Andrew Moran

Andrew Moran is a libertarian writer and journalist. He primarily writes about economics, finance and politics and is the author of "The War on Cash."

Steve Bannon, the White House Chief Strategist, has been called all sorts of names over the last eighteen months. Racist, white supremacist and “a KKK-level white power scumbag.” Bannon is none of these things, no matter how many times it is uttered or insinuated by members of the press.

There is another description that doesn’t fit Bannon: libertarian.

Speaking in an extended interview with Bloomberg on Monday, President Donald Trump called his polarizing principal tactician a libertarian:

Bannon’s more of a libertarian than anything else, if you want to know the truth.

This statement raises two important questions. Does the president know what libertarianism is? Does President Trump understand what Bannon believes?

Perusing through Bannon’s past remarks and policy proposals, it is easy to deduce that Bannon is not a libertarian.

Soon after the bizarre 2016 presidential election, Bannon spoke with The Hollywood Reporter. The interview revealed some interesting insights into his political stances and what he envisions for the country. Bannon highlighted in the interview how he wants a 21st-century version of the New Deal:

It’s everything related to jobs. The conservatives are going to go crazy. I’m the guy pushing a trillion-dollar infrastructure plan. With negative interest rates throughout the world, it’s the greatest opportunity to rebuild everything. Shipyards, iron works, get them all jacked up. We’re just going to throw it up against the wall and see if it sticks. It will be as exciting as the 1930s, greater than the Reagan revolution — conservatives, plus populists, in an economic nationalist movement.

Former President Franklin Delano Roosevelt isn’t the best icon for libertarians. Debt, budget deficits, spending, war, government intervention and the erosion of liberties are not libertarian stances.

In March, Bannon held the non-libertarian position of placing tariffs on imports. Bannon lent his support to Speaker of the House Paul Ryan (R-WI) and his proposal to slap a 20% import fee on all goods Americans purchase from other nations. This policy is meant to promote US jobs and tax relief.

The New York Times reported in March of Bannon’s criticism of Democrats and Republicans. He complained of Democrats obsessing over identity politics and Republicans being too fixated on the teachings of Ludwig von Mises and F.A. Hayek:

I think the Democrats are fundamentally afflicted with the inability to discuss and have an adult conversation about economics and jobs, because they’re too consumed by identity politics. And then the Republicans, it’s all this theoretical Cato Institute, Austrian economics, limited government — which just doesn’t have any depth to it. They’re not living in the real world.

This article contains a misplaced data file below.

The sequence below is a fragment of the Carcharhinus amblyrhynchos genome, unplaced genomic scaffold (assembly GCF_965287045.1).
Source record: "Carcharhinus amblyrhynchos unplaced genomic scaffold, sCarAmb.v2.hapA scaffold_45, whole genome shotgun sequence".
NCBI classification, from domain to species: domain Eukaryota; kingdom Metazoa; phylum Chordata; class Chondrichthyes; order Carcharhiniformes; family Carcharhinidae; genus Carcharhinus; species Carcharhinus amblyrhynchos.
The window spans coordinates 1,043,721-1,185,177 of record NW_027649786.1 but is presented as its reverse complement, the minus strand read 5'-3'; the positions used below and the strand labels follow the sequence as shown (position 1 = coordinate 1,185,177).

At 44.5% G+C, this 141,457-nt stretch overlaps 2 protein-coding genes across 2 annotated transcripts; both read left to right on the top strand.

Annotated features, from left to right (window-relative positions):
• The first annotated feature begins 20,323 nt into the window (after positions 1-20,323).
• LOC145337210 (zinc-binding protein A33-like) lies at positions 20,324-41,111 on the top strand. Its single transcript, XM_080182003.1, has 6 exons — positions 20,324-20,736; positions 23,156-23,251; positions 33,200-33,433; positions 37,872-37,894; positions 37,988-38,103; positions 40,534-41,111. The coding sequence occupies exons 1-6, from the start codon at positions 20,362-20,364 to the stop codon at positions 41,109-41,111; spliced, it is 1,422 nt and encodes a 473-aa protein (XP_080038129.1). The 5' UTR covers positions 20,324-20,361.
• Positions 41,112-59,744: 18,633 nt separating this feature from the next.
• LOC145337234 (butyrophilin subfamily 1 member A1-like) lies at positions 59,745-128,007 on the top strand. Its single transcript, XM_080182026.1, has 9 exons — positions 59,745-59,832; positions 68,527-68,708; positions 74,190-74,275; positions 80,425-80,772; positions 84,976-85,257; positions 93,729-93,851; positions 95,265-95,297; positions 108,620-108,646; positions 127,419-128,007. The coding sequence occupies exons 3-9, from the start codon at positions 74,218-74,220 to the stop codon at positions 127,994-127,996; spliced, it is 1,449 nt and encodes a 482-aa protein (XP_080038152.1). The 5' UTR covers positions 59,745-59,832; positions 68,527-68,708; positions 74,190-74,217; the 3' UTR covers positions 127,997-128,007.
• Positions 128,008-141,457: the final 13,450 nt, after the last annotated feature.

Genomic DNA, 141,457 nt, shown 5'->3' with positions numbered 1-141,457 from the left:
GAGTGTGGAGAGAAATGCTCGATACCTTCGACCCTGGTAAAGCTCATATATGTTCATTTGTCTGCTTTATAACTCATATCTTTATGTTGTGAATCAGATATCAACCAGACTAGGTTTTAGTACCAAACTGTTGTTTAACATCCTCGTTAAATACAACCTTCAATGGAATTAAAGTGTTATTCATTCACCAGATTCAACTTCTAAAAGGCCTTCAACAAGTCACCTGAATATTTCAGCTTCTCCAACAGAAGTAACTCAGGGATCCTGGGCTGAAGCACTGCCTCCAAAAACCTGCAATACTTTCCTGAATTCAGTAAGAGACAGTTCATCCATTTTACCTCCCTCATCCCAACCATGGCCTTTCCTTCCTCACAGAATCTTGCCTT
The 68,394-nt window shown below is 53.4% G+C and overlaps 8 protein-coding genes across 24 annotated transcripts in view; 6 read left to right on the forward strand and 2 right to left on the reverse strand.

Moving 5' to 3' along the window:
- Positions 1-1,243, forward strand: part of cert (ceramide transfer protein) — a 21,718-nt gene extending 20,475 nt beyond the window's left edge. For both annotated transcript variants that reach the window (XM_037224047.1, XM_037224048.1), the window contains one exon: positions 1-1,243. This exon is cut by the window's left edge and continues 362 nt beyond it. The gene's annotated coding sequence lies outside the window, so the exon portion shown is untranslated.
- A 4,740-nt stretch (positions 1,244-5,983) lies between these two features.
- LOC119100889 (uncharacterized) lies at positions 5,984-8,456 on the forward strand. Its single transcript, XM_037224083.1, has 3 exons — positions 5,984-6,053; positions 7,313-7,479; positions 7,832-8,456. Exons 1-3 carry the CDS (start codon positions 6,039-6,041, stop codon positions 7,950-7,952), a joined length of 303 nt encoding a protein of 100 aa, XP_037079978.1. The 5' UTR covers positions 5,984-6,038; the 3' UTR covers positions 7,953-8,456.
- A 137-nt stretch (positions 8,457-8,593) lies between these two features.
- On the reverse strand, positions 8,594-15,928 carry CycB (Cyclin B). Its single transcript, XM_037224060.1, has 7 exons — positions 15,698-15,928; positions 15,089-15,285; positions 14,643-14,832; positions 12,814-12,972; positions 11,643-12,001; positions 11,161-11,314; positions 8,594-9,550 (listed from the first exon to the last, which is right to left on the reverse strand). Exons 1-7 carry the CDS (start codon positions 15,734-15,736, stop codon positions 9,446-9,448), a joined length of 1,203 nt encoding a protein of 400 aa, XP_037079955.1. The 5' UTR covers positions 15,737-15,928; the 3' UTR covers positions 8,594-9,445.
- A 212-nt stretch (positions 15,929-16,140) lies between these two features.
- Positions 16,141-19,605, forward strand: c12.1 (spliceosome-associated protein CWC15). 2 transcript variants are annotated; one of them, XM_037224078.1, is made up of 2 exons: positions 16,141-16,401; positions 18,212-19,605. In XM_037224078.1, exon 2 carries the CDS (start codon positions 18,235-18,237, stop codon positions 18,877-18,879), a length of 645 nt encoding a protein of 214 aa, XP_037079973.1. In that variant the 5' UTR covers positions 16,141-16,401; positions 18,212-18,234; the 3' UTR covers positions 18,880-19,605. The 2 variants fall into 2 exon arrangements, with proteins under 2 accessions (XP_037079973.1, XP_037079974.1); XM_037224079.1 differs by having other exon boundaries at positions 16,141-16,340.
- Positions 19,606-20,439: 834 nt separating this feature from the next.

Aside from his dismissal of Austrian economics and limited government, there are a couple of ideas to consider in these comments.

The first is that he doesn’t understand the mindset of most House and Senate Republicans. These are politicians who often advocate costly military budgets and support cronyist programs like the Export-Important (Ex-Im) Bank. It is rare to find mainstream GOP members calling for the end of Medicare.

The second is that he doesn’t believe that ardent followers of Austrian economics are residing in reality. Even with the tremendous advancements that markets have made, whether it is in science or technology, if libertarians look to the free market for solutions and not the state then they are often told they’re “not living in the real world.”

Bannon may have read Aristotle, an influential philosopher for the libertarian movement, but he does not comprehend the fundamental principles of libertarianism.

At the beginning of Trump’s campaign, the real estate billionaire mogul was asked by Reason what his thoughts were on libertarianism:

I like it. A lot of good things. I don’t want to talk to you now, but a lot of good things, a lot of good points.

He did not expand any further, and it makes sense why: Trump doesn’t know much about the philosophy.

Perhaps Trump does want to implement some libertarian policies that he may have come across. Unfortunately, if Trump lacks a basic understanding of libertarianism and thinks Bannon is a libertarian, he is soliciting the wrong advice.

What does Trump think a libertarian is? Who does he think Bannon is? No one can say for sure.